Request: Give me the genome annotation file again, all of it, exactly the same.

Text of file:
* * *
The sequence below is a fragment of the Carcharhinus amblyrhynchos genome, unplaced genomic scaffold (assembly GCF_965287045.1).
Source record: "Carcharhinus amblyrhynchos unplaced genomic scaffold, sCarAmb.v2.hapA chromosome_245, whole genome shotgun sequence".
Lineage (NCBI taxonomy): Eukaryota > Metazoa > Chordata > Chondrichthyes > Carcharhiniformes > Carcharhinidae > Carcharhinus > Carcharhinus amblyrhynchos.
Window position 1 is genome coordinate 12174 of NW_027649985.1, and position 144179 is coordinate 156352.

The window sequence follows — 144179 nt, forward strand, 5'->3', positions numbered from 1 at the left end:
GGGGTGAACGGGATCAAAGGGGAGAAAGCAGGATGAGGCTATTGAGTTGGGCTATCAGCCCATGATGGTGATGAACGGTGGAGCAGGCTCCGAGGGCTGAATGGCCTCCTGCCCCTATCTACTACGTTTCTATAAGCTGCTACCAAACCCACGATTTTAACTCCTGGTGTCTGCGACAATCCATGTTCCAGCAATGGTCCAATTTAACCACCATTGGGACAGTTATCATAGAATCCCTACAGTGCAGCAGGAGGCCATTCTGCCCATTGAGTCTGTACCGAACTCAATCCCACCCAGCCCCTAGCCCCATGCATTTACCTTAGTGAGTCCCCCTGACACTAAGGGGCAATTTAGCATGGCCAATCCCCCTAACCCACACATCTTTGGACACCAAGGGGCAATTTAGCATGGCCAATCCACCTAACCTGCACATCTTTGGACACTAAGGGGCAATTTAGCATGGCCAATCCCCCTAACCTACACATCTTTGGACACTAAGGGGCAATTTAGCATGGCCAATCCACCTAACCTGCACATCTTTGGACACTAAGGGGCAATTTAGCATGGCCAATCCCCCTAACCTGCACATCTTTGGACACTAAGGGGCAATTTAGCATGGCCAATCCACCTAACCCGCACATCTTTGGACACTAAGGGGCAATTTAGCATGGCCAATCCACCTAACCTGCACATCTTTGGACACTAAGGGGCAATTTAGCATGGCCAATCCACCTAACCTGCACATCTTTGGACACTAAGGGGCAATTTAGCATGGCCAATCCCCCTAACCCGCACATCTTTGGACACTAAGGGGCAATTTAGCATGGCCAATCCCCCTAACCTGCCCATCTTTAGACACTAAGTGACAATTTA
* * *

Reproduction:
The sequence below is a fragment of the Carcharhinus amblyrhynchos genome, unplaced genomic scaffold (assembly GCF_965287045.1).
Source record: "Carcharhinus amblyrhynchos unplaced genomic scaffold, sCarAmb.v2.hapA chromosome_245, whole genome shotgun sequence".
Lineage (NCBI taxonomy): Eukaryota > Metazoa > Chordata > Chondrichthyes > Carcharhiniformes > Carcharhinidae > Carcharhinus > Carcharhinus amblyrhynchos.
Window position 1 is genome coordinate 12174 of NW_027649985.1, and position 144179 is coordinate 156352.

The window sequence follows — 144179 nt, forward strand, 5'->3', positions numbered from 1 at the left end:
GGGGTGAACGGGATCAAAGGGGAGAAAGCAGGATGAGGCTATTGAGTTGGGCTATCAGCCCATGATGGTGATGAACGGTGGAGCAGGCTCCGAGGGCTGAATGGCCTCCTGCCCCTATCTACTACGTTTCTATAAGCTGCTACCAAACCCACGATTTTAACTCCTGGTGTCTGCGACAATCCATGTTCCAGCAATGGTCCAATTTAACCACCATTGGGACAGTTATCATAGAATCCCTACAGTGCAGCAGGAGGCCATTCTGCCCATTGAGTCTGTACCGAACTCAATCCCACCCAGCCCCTAGCCCCATGCATTTACCTTAGTGAGTCCCCCTGACACTAAGGGGCAATTTAGCATGGCCAATCCCCCTAACCCACACATCTTTGGACACCAAGGGGCAATTTAGCATGGCCAATCCACCTAACCTGCACATCTTTGGACACTAAGGGGCAATTTAGCATGGCCAATCCCCCTAACCTACACATCTTTGGACACTAAGGGGCAATTTAGCATGGCCAATCCACCTAACCTGCACATCTTTGGACACTAAGGGGCAATTTAGCATGGCCAATCCCCCTAACCTGCACATCTTTGGACACTAAGGGGCAATTTAGCATGGCCAATCCACCTAACCCGCACATCTTTGGACACTAAGGGGCAATTTAGCATGGCCAATCCACCTAACCTGCACATCTTTGGACACTAAGGGGCAATTTAGCATGGCCAATCCACCTAACCTGCACATCTTTGGACACTAAGGGGCAATTTAGCATGGCCAATCCCCCTAACCCGCACATCTTTGGACACTAAGGGGCAATTTAGCATGGCCAATCCCCCTAACCTGCCCATCTTTAGACACTAAGTGACAATTTA